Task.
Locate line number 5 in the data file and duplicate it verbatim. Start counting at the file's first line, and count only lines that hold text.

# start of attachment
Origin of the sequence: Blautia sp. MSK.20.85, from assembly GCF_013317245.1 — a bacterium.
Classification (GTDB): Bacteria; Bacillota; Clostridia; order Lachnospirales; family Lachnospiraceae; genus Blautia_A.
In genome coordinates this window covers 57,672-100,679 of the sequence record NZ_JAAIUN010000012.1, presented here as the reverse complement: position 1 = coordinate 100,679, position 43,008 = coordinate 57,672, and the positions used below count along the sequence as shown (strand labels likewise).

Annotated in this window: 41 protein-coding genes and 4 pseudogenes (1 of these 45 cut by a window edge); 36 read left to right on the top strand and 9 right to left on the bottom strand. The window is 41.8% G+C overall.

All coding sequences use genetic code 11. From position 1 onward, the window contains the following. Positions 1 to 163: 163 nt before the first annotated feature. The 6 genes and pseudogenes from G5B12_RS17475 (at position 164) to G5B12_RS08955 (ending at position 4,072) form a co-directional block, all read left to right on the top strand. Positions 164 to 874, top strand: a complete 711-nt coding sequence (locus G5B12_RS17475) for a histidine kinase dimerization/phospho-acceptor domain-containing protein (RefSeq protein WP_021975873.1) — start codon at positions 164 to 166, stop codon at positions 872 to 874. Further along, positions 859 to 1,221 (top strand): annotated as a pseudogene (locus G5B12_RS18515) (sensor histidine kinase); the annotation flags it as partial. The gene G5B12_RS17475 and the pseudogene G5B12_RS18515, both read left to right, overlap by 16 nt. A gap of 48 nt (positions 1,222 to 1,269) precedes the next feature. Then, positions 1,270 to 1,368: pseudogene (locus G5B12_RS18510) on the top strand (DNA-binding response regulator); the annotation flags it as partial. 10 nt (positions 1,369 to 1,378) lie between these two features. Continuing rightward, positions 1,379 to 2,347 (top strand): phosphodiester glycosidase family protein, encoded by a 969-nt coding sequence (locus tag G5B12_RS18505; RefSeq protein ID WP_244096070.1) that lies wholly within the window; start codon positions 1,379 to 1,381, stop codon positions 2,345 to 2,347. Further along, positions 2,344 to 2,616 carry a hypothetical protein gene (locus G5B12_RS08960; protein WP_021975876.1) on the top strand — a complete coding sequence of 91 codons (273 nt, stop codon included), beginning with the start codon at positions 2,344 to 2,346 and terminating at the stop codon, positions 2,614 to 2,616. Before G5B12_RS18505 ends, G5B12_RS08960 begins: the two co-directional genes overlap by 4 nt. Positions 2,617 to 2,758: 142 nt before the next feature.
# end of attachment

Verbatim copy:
All coding sequences use genetic code 11. From position 1 onward, the window contains the following. Positions 1 to 163: 163 nt before the first annotated feature. The 6 genes and pseudogenes from G5B12_RS17475 (at position 164) to G5B12_RS08955 (ending at position 4,072) form a co-directional block, all read left to right on the top strand. Positions 164 to 874, top strand: a complete 711-nt coding sequence (locus G5B12_RS17475) for a histidine kinase dimerization/phospho-acceptor domain-containing protein (RefSeq protein WP_021975873.1) — start codon at positions 164 to 166, stop codon at positions 872 to 874. Further along, positions 859 to 1,221 (top strand): annotated as a pseudogene (locus G5B12_RS18515) (sensor histidine kinase); the annotation flags it as partial. The gene G5B12_RS17475 and the pseudogene G5B12_RS18515, both read left to right, overlap by 16 nt. A gap of 48 nt (positions 1,222 to 1,269) precedes the next feature. Then, positions 1,270 to 1,368: pseudogene (locus G5B12_RS18510) on the top strand (DNA-binding response regulator); the annotation flags it as partial. 10 nt (positions 1,369 to 1,378) lie between these two features. Continuing rightward, positions 1,379 to 2,347 (top strand): phosphodiester glycosidase family protein, encoded by a 969-nt coding sequence (locus tag G5B12_RS18505; RefSeq protein ID WP_244096070.1) that lies wholly within the window; start codon positions 1,379 to 1,381, stop codon positions 2,345 to 2,347. Further along, positions 2,344 to 2,616 carry a hypothetical protein gene (locus G5B12_RS08960; protein WP_021975876.1) on the top strand — a complete coding sequence of 91 codons (273 nt, stop codon included), beginning with the start codon at positions 2,344 to 2,346 and terminating at the stop codon, positions 2,614 to 2,616. Before G5B12_RS18505 ends, G5B12_RS08960 begins: the two co-directional genes overlap by 4 nt. Positions 2,617 to 2,758: 142 nt before the next feature.